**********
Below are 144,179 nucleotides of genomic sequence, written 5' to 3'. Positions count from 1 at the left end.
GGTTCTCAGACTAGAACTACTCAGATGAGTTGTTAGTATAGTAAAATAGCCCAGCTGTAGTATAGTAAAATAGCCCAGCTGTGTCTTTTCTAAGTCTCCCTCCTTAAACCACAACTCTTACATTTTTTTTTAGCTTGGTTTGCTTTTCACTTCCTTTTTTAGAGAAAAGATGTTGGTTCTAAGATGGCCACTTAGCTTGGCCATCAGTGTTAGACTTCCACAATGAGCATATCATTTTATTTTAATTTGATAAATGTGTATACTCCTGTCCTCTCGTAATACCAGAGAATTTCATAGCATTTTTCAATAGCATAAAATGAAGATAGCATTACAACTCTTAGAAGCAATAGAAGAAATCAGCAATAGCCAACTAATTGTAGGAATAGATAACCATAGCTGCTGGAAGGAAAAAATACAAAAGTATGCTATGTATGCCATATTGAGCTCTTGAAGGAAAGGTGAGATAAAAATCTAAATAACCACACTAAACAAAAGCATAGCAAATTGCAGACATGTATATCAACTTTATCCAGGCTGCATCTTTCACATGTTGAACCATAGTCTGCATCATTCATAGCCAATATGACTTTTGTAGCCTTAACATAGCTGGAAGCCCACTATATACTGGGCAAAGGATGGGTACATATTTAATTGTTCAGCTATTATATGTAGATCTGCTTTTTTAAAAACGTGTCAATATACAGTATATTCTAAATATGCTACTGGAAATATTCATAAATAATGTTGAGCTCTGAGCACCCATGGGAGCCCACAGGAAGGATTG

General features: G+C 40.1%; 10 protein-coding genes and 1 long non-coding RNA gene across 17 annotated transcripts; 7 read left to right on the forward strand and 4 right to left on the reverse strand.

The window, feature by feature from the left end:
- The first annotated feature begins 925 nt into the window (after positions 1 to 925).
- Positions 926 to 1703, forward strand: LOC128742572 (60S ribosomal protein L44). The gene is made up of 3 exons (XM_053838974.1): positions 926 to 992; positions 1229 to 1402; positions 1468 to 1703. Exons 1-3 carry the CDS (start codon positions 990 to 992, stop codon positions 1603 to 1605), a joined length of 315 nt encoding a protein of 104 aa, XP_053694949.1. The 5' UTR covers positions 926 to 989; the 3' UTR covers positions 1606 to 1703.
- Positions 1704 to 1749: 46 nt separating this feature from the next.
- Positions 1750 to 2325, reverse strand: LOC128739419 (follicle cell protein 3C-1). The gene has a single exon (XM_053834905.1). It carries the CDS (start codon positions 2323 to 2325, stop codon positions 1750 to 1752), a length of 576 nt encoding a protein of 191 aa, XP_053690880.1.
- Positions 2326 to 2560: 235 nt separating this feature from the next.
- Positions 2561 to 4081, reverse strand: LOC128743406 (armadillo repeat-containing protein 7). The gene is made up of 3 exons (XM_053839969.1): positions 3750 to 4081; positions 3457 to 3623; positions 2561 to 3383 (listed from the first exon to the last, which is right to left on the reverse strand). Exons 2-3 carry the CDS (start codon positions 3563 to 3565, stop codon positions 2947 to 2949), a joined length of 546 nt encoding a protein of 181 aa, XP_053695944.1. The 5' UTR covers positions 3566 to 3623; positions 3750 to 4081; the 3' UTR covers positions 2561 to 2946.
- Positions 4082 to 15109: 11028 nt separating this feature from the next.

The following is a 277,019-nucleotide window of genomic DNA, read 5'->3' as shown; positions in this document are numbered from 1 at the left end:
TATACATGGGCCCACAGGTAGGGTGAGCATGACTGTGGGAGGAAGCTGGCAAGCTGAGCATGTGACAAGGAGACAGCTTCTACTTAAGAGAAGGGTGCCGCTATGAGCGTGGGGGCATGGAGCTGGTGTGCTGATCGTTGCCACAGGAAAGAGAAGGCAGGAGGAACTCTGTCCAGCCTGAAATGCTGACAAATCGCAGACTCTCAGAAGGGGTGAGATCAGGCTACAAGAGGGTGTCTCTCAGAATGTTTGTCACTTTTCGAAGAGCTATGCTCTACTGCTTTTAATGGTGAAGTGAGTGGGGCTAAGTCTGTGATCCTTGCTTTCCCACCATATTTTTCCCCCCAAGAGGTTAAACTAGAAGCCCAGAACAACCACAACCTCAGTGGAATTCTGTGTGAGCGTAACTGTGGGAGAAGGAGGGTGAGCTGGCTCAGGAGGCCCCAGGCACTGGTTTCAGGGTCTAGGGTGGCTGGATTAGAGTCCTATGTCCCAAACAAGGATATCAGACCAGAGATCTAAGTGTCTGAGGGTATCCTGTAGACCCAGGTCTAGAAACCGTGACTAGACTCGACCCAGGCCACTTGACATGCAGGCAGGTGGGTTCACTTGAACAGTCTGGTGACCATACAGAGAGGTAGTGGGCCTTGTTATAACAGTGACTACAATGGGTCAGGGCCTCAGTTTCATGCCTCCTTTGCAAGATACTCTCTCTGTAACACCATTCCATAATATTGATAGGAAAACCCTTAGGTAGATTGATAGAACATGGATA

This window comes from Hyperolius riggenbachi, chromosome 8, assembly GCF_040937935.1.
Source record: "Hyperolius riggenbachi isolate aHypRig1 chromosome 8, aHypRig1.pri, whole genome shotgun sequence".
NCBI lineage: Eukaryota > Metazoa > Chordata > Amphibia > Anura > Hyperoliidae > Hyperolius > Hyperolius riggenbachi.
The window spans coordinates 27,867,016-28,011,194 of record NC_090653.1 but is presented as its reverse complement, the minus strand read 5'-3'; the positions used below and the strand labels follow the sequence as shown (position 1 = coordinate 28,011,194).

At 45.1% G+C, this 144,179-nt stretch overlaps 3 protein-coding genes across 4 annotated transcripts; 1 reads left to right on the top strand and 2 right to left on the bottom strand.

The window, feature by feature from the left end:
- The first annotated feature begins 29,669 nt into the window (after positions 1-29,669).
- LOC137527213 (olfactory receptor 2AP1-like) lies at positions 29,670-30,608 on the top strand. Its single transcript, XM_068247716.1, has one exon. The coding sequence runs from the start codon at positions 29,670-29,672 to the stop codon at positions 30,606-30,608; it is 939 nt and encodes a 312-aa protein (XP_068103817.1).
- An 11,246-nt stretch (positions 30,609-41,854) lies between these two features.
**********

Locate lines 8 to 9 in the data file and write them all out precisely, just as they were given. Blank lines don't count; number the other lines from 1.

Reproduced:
- Positions 1750 to 2325, reverse strand: LOC128739419 (follicle cell protein 3C-1). The gene has a single exon (XM_053834905.1). It carries the CDS (start codon positions 2323 to 2325, stop codon positions 1750 to 1752), a length of 576 nt encoding a protein of 191 aa, XP_053690880.1.
- Positions 2326 to 2560: 235 nt separating this feature from the next.